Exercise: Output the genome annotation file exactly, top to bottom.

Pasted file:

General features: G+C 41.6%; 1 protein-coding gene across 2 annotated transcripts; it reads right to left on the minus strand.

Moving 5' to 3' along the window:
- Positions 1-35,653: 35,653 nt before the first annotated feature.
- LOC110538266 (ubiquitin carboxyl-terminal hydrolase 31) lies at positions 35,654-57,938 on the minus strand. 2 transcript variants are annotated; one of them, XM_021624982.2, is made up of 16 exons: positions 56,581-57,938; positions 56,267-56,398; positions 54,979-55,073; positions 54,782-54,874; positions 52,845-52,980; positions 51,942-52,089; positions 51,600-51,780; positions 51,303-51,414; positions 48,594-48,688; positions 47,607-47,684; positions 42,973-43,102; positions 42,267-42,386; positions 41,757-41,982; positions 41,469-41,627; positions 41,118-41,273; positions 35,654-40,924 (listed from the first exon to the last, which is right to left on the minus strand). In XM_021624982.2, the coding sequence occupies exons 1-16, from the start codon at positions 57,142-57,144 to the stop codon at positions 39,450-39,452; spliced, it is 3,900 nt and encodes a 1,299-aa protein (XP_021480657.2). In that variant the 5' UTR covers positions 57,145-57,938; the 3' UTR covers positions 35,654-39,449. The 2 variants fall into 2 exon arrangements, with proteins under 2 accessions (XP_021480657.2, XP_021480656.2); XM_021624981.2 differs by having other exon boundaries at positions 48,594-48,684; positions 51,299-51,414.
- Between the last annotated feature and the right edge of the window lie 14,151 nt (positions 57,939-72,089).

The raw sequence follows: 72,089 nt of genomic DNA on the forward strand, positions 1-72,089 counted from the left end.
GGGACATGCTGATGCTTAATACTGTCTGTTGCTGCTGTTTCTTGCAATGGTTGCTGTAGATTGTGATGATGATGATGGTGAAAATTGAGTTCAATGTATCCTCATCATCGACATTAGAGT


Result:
General features: G+C 41.6%; 1 protein-coding gene across 2 annotated transcripts; it reads right to left on the minus strand.

Moving 5' to 3' along the window:
- Positions 1-35,653: 35,653 nt before the first annotated feature.
- LOC110538266 (ubiquitin carboxyl-terminal hydrolase 31) lies at positions 35,654-57,938 on the minus strand. 2 transcript variants are annotated; one of them, XM_021624982.2, is made up of 16 exons: positions 56,581-57,938; positions 56,267-56,398; positions 54,979-55,073; positions 54,782-54,874; positions 52,845-52,980; positions 51,942-52,089; positions 51,600-51,780; positions 51,303-51,414; positions 48,594-48,688; positions 47,607-47,684; positions 42,973-43,102; positions 42,267-42,386; positions 41,757-41,982; positions 41,469-41,627; positions 41,118-41,273; positions 35,654-40,924 (listed from the first exon to the last, which is right to left on the minus strand). In XM_021624982.2, the coding sequence occupies exons 1-16, from the start codon at positions 57,142-57,144 to the stop codon at positions 39,450-39,452; spliced, it is 3,900 nt and encodes a 1,299-aa protein (XP_021480657.2). In that variant the 5' UTR covers positions 57,145-57,938; the 3' UTR covers positions 35,654-39,449. The 2 variants fall into 2 exon arrangements, with proteins under 2 accessions (XP_021480657.2, XP_021480656.2); XM_021624981.2 differs by having other exon boundaries at positions 48,594-48,684; positions 51,299-51,414.
- Between the last annotated feature and the right edge of the window lie 14,151 nt (positions 57,939-72,089).

The raw sequence follows: 72,089 nt of genomic DNA on the forward strand, positions 1-72,089 counted from the left end.
GGGACATGCTGATGCTTAATACTGTCTGTTGCTGCTGTTTCTTGCAATGGTTGCTGTAGATTGTGATGATGATGATGGTGAAAATTGAGTTCAATGTATCCTCATCATCGACATTAGAGT